And then start thinking about parts. Here is a good resource to start at for explaining things, and really just a good resource to keep bookmarked for anything.

A graphics card is going to be the most important part of your computer, so choose well. There are two major graphics card companies, AMD and Nvidia. Nvidia's cards are the ones with GT before them. Their naming convention goes like this: GTX (generation) (model). So, a GTX 670 is a 6th generation card, also happens to be the latest until the 7 series comes out this year. If you're going Nvidia, you shouldn't go any lower than GTX 660. You'll come across GTX 660 TI's - the ones with a TI are more powerful than regular ones. A 660 TI will probably also get you the most bang for your buck, but go for a 670 if you can.

EDIT: Forgot that the GTX 700 series has already released. You should go 760 or 770 if you can. 780 is the best of them, of course, but I don't know if the gain you would get from it would be worth the cost.

AMD cards are cheaper but have spottier driver support. I have an AMD card and have had driver issues before. Some, however, swear by AMD and don't have any issues whatsoever. Their naming convention is very similar - HD (generation) (model). So, the AMD card that I have is an HD7870, and it cost me $230. It can run everything I throw at it at 1080p, and almost always at High settings. I rarely get framerate problems with it. But again, I've had driver issues. I'm going Nvidia next time, no doubt about that, and that's the route I would point you toward. Confusingly enough, AMD is skipping the 8000 generation and heading straight for HD 9000

Processors are a little easier to talk about, in part because I'm going to suggest that only go Intel. AMD also makes processors and when I built my computer, I was constantly pushed away from them. They can get the job done, and for cheaper, but they're not great processors. Go Intel. Actually, just get an Intel i5 3570k unless you plan on doing photo/video editing or working with game engines like Unity; in that case, go a bit higher with an i7.

Because I feel like everything else is a little easier to get around to, and because other people can explain everything else, and because this is a long post and I'm tired, I'm going to finish with power supplies. Power supplies are often skimmed over when talking about parts, probably because they're not the part that makes your games look prettier or your computer run faster. But they are very important. You're going to want at least 650 watts, maybe higher depending on the graphics card you get and how many hard drives you get. You'll need a good, dependable brand - Corsair is one - and you'll need to make sure it's 12V and 80+ Gold Certified, all that fancy stuff. This would be a good choice.

And that should be a really good start for you. It's certainly not all the information you'll need, but hopefully it will get you started. Don't be scared, it's a lot of information to take in but it's not as hard to understand and implement as it seems.

#9 Posted by endoworks (326 posts) -

Another website I highly recommend when building a new PC is pcper.com they have a hardware leaderboard that they keep rather up to date that details parts the recommend for Dream, High End, Mid, and Low end gaming PCs.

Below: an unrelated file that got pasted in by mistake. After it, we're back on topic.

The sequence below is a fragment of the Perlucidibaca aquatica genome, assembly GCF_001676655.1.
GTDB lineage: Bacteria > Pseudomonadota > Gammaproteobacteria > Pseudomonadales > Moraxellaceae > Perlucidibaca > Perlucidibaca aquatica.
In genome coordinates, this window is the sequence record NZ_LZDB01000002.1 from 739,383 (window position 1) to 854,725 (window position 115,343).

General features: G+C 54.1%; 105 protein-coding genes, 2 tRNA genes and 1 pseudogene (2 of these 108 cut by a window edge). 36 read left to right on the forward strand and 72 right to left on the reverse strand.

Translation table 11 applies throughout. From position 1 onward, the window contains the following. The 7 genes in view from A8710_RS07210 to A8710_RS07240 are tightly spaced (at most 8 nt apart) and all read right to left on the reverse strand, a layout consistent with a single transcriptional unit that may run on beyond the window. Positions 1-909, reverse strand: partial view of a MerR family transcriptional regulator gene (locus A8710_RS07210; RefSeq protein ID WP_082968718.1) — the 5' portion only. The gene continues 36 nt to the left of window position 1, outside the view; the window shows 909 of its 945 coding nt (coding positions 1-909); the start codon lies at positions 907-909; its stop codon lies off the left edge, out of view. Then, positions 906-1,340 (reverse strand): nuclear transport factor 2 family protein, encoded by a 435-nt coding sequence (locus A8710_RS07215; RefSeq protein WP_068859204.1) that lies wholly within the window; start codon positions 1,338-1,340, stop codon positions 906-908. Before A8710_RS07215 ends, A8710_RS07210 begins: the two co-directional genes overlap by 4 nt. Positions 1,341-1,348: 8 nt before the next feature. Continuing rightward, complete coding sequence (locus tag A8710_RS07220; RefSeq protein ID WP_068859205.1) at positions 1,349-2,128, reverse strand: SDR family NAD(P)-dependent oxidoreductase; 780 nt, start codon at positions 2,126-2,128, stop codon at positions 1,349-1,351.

#10 Posted by JJWeatherman (14791 posts) -

I've put together a very tentative ~$800 build. This is the direction I'd head in given that particular budget. If you can answer my above questions I'll rework some things.

Nice info, @believer258. Although I'd probably recommend against an older 600 series Nvidia GPU at this point.

#11 Edited by Clockwk (67 posts) -

Ars Technica just did a new system guide that gives you three different system load-outs for a budget box, a mid-range, and a high-end machine. It was published just this past Sunday on the 21st so it should be pretty up-to-date. For your price range I might start at the budget box and then replace some of the more critical parts like GPU and CPU with something a little bit pricier, maybe the parts from the mid-range. Anyways it might be a good place to start, they give some pretty in-depth explanation on why they went with the parts they did and provide some alternatives.

http://arstechnica.com/gadgets/2013/07/ars-technica-system-guide-july-2013/

#12 Edited by OurSin_360 (992 posts) -

http://www.newegg.com/Product/Product.aspx?Item=N82E16883258007

Dunno about that brand and how good they put together stuff, but search for something in that range. You won't get a high end gaming pc for the price you want, but with something like a 7770 (or the nvidia equivalent) and AMD instead of intel, you should be able to get a decent mid range gaming rig for pretty cheap. As long as your fine with around 30fps and medium/high settings.

Best bet is to build it yourself though, you'll feel like you accomplished something when your finished too. And you can always upgrade later. I started with a hd5770 about 2 years ago, and now have a 7950.

#13 Edited by believer258 (12674 posts) -

@jjweatherman said:

I've put together a very tentative ~$800 build. This is the direction I'd head in given that particular budget. If you can answer my above questions I'll rework some things.

Nice info, @believer258. Although I'd probably recommend against an older 600 series Nvidia GPU at this point.

Thanks! Also, I didn't know the 700's had already released.

#14 Posted by ozzdog12 (937 posts) -

@jjweatherman: Budget isn't an issue, My first initial budget was $800-$900 range to begin with. Once I found "Gaming" rigs about $300 cheaper I started thinking that route. I can easily(relatively) drop $800 ish on a rig. As far as a mouse and keyboard? Obviously I will need one, but I mostly use my wired 360 controller on the games I [play on my laptop anyways. And I'll need a copy of windows for sure.

I know its a whole different world when it comes to building a rig, so patience is key.